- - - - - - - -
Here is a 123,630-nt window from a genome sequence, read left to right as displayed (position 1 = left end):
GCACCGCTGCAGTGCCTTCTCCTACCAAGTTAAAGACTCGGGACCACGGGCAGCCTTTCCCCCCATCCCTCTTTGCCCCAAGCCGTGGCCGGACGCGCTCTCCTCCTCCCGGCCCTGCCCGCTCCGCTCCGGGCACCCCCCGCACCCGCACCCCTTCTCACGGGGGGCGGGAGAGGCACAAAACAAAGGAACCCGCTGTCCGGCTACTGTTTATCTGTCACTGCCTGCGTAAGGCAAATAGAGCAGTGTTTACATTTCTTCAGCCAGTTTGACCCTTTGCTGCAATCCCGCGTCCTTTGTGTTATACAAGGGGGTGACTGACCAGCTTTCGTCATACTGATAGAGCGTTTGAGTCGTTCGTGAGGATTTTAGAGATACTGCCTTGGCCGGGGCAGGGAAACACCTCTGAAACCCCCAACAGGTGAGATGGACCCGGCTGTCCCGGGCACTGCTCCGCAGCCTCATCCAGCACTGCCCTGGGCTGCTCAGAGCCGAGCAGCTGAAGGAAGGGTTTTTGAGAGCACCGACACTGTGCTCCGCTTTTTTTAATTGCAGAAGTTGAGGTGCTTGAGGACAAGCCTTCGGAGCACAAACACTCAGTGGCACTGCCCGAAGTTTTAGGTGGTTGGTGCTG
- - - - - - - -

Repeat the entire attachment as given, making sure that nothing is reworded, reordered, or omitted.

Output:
Here is a 123,630-nt window from a genome sequence, read left to right as displayed (position 1 = left end):
GCACCGCTGCAGTGCCTTCTCCTACCAAGTTAAAGACTCGGGACCACGGGCAGCCTTTCCCCCCATCCCTCTTTGCCCCAAGCCGTGGCCGGACGCGCTCTCCTCCTCCCGGCCCTGCCCGCTCCGCTCCGGGCACCCCCCGCACCCGCACCCCTTCTCACGGGGGGCGGGAGAGGCACAAAACAAAGGAACCCGCTGTCCGGCTACTGTTTATCTGTCACTGCCTGCGTAAGGCAAATAGAGCAGTGTTTACATTTCTTCAGCCAGTTTGACCCTTTGCTGCAATCCCGCGTCCTTTGTGTTATACAAGGGGGTGACTGACCAGCTTTCGTCATACTGATAGAGCGTTTGAGTCGTTCGTGAGGATTTTAGAGATACTGCCTTGGCCGGGGCAGGGAAACACCTCTGAAACCCCCAACAGGTGAGATGGACCCGGCTGTCCCGGGCACTGCTCCGCAGCCTCATCCAGCACTGCCCTGGGCTGCTCAGAGCCGAGCAGCTGAAGGAAGGGTTTTTGAGAGCACCGACACTGTGCTCCGCTTTTTTTAATTGCAGAAGTTGAGGTGCTTGAGGACAAGCCTTCGGAGCACAAACACTCAGTGGCACTGCCCGAAGTTTTAGGTGGTTGGTGCTG